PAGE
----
George, amongst many other publications and journals, had founded and edited International Minds to bring together psychological and political aspects of international affairs. I was very honoured when he invited me to join the journal as an advisor and to manage the publications on the relationship between economics, politics and business with ethics, spirituality, and faiths.  He was also most helpful in focusing my mind on my forthcoming book Globalisation for the Common Good.


In recognition of his achievements, in 1990 he was awarded an OBE and then in 1999 he was appointed Knight Commander of the Order of St. Gregory.  In the same year, he was awarded the Order of the Sacred Treasure by the Japanese Emperor.  Now that I have introduced George to you and explained his intellectual and scholarship impact on me, I would like to share with you the way in which he influenced me for who I am and what I do.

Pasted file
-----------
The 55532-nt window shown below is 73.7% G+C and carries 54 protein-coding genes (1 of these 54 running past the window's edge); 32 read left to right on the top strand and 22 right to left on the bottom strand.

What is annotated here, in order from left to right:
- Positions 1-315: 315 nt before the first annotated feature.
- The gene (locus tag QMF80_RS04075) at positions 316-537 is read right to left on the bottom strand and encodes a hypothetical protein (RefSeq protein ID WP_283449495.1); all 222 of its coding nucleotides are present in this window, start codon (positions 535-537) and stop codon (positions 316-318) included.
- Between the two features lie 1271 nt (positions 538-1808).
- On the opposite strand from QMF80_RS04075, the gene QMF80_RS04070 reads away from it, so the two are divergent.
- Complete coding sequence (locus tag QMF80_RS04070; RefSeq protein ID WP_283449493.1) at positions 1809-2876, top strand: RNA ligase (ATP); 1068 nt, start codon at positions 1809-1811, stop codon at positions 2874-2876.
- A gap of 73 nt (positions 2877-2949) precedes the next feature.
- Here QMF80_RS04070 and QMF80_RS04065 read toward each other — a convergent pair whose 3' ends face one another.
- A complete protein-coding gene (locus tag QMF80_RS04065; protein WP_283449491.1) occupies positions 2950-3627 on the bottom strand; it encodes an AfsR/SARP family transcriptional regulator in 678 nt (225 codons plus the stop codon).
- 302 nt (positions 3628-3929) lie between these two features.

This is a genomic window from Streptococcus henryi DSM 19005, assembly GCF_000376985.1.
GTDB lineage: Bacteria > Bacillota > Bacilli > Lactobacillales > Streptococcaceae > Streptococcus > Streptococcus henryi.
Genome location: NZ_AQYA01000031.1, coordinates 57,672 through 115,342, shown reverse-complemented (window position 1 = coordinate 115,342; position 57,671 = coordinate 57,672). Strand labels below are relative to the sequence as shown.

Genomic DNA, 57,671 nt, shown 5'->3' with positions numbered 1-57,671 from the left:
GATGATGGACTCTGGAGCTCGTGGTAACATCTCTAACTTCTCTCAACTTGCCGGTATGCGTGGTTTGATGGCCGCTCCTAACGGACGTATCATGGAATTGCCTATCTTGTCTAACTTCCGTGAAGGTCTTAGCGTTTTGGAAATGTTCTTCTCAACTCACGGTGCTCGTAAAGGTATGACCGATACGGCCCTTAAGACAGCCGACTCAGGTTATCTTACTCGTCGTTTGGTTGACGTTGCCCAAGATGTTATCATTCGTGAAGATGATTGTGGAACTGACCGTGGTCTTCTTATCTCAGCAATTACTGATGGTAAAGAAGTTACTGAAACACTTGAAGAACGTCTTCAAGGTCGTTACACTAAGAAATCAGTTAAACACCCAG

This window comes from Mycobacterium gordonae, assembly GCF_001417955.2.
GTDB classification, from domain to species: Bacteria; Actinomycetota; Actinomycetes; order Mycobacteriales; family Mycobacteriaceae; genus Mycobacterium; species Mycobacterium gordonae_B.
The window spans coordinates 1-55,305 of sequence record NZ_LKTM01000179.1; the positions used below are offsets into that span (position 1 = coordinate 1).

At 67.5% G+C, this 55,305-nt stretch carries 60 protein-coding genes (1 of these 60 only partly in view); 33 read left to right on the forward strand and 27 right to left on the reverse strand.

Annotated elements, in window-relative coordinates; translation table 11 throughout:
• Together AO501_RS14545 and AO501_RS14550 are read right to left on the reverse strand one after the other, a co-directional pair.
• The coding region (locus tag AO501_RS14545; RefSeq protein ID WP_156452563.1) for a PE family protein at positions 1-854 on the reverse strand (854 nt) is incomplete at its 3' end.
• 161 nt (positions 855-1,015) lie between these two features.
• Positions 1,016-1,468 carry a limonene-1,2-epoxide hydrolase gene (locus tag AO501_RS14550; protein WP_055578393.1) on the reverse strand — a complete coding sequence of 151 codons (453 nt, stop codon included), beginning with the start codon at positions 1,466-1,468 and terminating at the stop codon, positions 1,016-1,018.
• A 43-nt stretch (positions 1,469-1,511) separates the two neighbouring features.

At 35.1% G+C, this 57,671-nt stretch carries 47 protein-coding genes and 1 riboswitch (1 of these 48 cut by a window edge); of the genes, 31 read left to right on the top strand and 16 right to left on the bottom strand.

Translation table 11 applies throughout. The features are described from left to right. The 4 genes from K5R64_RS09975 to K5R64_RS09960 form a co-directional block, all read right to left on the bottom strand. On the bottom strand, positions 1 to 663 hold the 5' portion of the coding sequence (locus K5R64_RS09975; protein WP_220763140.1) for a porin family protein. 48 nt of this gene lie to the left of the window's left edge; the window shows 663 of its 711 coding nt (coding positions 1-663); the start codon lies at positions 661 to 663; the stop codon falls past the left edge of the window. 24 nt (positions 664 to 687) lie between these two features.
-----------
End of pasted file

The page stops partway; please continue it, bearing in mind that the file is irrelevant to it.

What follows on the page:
George taught me that by respecting and valuing others, I would start to respect and value myself more fully.  He taught me to love and enjoy the world, with all its wonders of diversity and beauty. He encouraged me to always take action in the interest of the common good. We also, on many different occasions, had the opportunity to share with each other, our love and interest of old civilisations and cultures, especially Japan, Italy and Persia. I cannot be more thankful and grateful to him.  


I can only say I have lost my greatest friend and mentor.  I will never forget his loving smile, warm words and positive attitudes towards me. I am praying in my own way for my friend George and I ask The Almighty to ensure George’s continuous love for me to inspire me to do what I can for the common good. God grant George eternal rest; he was, in the old idiom, a lovely man, who, if required, may still be a peacemaker in heaven.”